My 2 cents on it is that in QM (be it "standard" QM or QFT) one describes only the state of a particle. Having said that, the most general state for a single particle is indeed a wave packet.
Now, if you localise certainly a particle at some point in time, then later on it will be associated with a spreading wave packet because of Heisenberg indeterminacy principle exactly as you say.
The point is then to figure out how long it will take for the wave packet to spread when compared to the time scale of interest.
In the gif above what you can see is that although we start from a quite localised packet the packet eventually spreads because of the momentum dispersion. However, we see it actually "bounces on the walls" like a classical particle would for quite some time after which it spreads entirely in the box.
Even when taking quite ridiculous constraints on the precision, you will find that a well localised atom for example will spreads over a distance of the order of meter in few microseconds while a pebble will spread over a distance of one millimetre over a period of time much bigger than the age of the universe.
EDIT 1: In reaction to ACuriousMind's answer that focuses on the description of particles from the point of view of the quantisation of free fields (and therefore as making sense only as asymptotic states in any interacting system), I would tentatively claim that choosing asymptotically free states is one limiting case that leads to a non ambiguous formal description of a single particle state. I would however argue that a perfectly bound state (like the ground state of a hydrogen atom or even a particle in a box) would, in principle, be equally valid to talk about a particle state. I would say that qualifying those states of an interacting QFT model that can be matched onto states of an equivalent single particle in QM (with the same intrinsic parameters) in a potential as being single particle states for instance seems to be an equally legitimate choice to talk about single particle state. Of course, not all possible states would necessary qualify for such a terminology and one may prefer the term "resonances" to talk about these borderline cases, as discussed in one of ACuriousMind's comment.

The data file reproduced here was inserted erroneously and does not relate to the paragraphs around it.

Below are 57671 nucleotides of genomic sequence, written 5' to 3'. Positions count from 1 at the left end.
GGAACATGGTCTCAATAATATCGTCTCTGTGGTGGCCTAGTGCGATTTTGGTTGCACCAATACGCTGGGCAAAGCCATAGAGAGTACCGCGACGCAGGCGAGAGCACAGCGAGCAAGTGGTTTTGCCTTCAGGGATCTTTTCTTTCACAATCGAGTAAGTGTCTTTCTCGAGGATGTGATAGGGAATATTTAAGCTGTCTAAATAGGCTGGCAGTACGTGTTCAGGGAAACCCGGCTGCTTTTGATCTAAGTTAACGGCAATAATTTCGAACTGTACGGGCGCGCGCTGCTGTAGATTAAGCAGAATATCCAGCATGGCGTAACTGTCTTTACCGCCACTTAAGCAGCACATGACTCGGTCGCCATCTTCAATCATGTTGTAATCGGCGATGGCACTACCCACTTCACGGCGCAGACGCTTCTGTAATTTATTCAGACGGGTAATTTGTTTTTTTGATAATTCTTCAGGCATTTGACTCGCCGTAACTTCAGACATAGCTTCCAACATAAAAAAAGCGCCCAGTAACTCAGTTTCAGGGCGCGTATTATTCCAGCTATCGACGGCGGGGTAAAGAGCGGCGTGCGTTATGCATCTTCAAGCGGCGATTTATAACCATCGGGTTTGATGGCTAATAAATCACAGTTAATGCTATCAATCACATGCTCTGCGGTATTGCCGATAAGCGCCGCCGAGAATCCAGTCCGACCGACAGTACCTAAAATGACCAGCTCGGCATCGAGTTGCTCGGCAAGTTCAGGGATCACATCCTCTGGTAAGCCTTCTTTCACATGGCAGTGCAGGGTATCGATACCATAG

EDIT 2: I just remarked that the OP's question is not so much about "classicality" for there are classical variants of a problem with no particle ontology. This is the case of the $\phi^4$ model and also of electromagnetism that does not have any photon classically. I therefore conclude that the original question refers to the existence of local "beables" (to use Bell's terminology) which are localised particle states. From a theoretical and experimental point of view, I think it is worth looking at what has been done in quantum optics where single photon wave packets play an important role (in optical cavities for example. This reference seems to be quite related to the matter https://www.weizmann.ac.il/chemphys/dayan/notes/Lecture3.pdf .